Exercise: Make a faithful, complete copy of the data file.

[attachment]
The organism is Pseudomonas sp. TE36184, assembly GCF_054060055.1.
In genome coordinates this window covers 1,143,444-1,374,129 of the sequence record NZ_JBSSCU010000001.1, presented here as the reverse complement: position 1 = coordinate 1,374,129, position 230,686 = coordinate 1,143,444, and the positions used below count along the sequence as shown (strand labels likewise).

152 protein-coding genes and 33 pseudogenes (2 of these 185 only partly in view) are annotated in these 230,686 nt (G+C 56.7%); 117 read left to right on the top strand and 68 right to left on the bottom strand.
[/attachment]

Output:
The organism is Pseudomonas sp. TE36184, assembly GCF_054060055.1.
In genome coordinates this window covers 1,143,444-1,374,129 of the sequence record NZ_JBSSCU010000001.1, presented here as the reverse complement: position 1 = coordinate 1,374,129, position 230,686 = coordinate 1,143,444, and the positions used below count along the sequence as shown (strand labels likewise).

152 protein-coding genes and 33 pseudogenes (2 of these 185 only partly in view) are annotated in these 230,686 nt (G+C 56.7%); 117 read left to right on the top strand and 68 right to left on the bottom strand.